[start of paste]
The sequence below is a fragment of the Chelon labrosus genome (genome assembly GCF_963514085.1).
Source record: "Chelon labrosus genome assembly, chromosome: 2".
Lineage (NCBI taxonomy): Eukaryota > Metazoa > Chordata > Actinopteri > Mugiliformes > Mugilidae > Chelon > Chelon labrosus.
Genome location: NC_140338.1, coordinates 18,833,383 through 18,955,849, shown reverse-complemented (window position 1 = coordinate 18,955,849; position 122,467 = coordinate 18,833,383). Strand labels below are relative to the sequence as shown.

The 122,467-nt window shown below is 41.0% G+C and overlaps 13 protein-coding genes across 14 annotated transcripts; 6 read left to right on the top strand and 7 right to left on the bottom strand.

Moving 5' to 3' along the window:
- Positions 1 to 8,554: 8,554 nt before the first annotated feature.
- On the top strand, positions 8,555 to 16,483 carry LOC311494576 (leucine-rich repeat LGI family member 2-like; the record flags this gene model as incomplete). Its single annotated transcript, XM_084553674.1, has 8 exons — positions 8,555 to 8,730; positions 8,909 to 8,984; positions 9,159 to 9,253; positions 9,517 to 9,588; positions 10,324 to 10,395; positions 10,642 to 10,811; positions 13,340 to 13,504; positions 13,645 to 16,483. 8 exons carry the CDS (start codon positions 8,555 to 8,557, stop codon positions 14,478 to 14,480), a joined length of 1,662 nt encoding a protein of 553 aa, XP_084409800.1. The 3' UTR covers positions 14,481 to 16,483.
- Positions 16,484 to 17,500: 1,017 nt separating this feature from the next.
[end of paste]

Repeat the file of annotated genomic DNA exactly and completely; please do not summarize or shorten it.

The sequence below is a fragment of the Chelon labrosus genome (genome assembly GCF_963514085.1).
Source record: "Chelon labrosus genome assembly, chromosome: 2".
Lineage (NCBI taxonomy): Eukaryota > Metazoa > Chordata > Actinopteri > Mugiliformes > Mugilidae > Chelon > Chelon labrosus.
Genome location: NC_140338.1, coordinates 18,833,383 through 18,955,849, shown reverse-complemented (window position 1 = coordinate 18,955,849; position 122,467 = coordinate 18,833,383). Strand labels below are relative to the sequence as shown.

The 122,467-nt window shown below is 41.0% G+C and overlaps 13 protein-coding genes across 14 annotated transcripts; 6 read left to right on the top strand and 7 right to left on the bottom strand.

Moving 5' to 3' along the window:
- Positions 1 to 8,554: 8,554 nt before the first annotated feature.
- On the top strand, positions 8,555 to 16,483 carry LOC311494576 (leucine-rich repeat LGI family member 2-like; the record flags this gene model as incomplete). Its single annotated transcript, XM_084553674.1, has 8 exons — positions 8,555 to 8,730; positions 8,909 to 8,984; positions 9,159 to 9,253; positions 9,517 to 9,588; positions 10,324 to 10,395; positions 10,642 to 10,811; positions 13,340 to 13,504; positions 13,645 to 16,483. 8 exons carry the CDS (start codon positions 8,555 to 8,557, stop codon positions 14,478 to 14,480), a joined length of 1,662 nt encoding a protein of 553 aa, XP_084409800.1. The 3' UTR covers positions 14,481 to 16,483.
- Positions 16,484 to 17,500: 1,017 nt separating this feature from the next.